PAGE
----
A judge this week blocked Santa Rosa officials from requiring an asphalt plant to get a use permit for equipment installed more than a decade ago.
The city has long maintained the BoDean Co. did an array of work at its Maxwell Drive facility between 2005 and 2007 without the proper permits.
BoDean officials have countered that their special status as a facility that predates and is therefore exempt from current residential zoning code meant they either didn’t need any permits for such work, or didn’t need the more in-depth use permits. Such permits require a prolonged process that can involve hearings before the Planning Commission and restrictions on uses of the property.
This week, however, Sonoma County Superior Court Judge René Chouteau, a former city attorney, sided with BoDean, ruling that the asphalt plant, which has been operated continuously since the 1950s, had vested rights that the city needed to respect.
Read more at http://www.pressdemocrat.com/news/8526921-181/santa-rosa-asphalt-plant-wins
Henry Fountain, THE NEW YORK TIMES
Government scientists have detected an increase in emissions of an outlawed industrial gas that destroys ozone, potentially slowing progress in restoring the atmosphere’s protective ozone layer.
The scientists say that the increase is likely a result of new, unreported production of the gas, known as CFC-11, probably in East Asia. Global production of CFC-11, which has been used as a refrigerant and in insulating foams, has been banned since 2010 under an environmental pact, the Montreal Protocol.
The protocol was adopted in the late 1980s in response to studies that showed CFC-11 and similar gases, collectively known as chlorofluorocarbons, depleted atmospheric ozone. A layer of ozone in the stratosphere helps filter ultraviolet radiation from the sun that can cause skin cancer.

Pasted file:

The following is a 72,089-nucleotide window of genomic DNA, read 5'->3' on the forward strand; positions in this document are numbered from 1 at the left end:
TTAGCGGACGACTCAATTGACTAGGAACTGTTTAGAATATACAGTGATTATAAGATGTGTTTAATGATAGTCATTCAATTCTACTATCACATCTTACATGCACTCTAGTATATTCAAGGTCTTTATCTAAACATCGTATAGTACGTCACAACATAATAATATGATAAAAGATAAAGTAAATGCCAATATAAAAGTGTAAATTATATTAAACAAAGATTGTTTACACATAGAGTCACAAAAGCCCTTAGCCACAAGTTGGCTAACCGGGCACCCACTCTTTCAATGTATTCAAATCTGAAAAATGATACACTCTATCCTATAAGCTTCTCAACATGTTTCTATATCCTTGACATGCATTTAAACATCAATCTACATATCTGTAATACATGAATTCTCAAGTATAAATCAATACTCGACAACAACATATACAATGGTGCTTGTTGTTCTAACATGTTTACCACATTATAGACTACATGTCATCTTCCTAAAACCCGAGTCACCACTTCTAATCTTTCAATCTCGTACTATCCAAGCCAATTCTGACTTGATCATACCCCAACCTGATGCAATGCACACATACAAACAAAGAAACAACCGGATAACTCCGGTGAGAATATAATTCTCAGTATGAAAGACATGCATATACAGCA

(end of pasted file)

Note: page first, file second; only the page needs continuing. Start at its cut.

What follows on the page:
Read more at https://www.nytimes.com/2018/05/16/climate/ozone-layer-cfc.html
Kate Connolly, THE GUARDIAN
Millions of heavily polluting vehicles could eventually disappear from roads across Germany after its top administrative court ruled that cities have the right to ban diesel motors in an effort to improve deadly air quality levels.
Tuesday’s historic decision potentially affects an estimated 12m vehicles and has delivered a heavy blow to Europe’s largest car market, while being celebrated by environmental campaigners.
Germany’s highest administrative court in Leipzig ruled in favour of upholding bans that were introduced by lower courts in the cities of Stuttgart and Düsseldorf, two of the most polluted German cities, after appeals were lodged by the states of Baden-Württemberg and North Rhine-Westphalia.
The Leipzig court ruling in the case, which was originally brought by the environmental groups Deutsche Umwelthilfe (German environmental aid or DUH) and ClientEarth, paves the way for cities across Germany to follow suit.
“It’s a great day for clean air in Germany,” Jürgen Resch, of the DUH, said.
Read more at https://www.theguardian.com/environment/2018/feb/27/german-court-rules-cities-can-ban-diesel-cars-to-tackle-pollution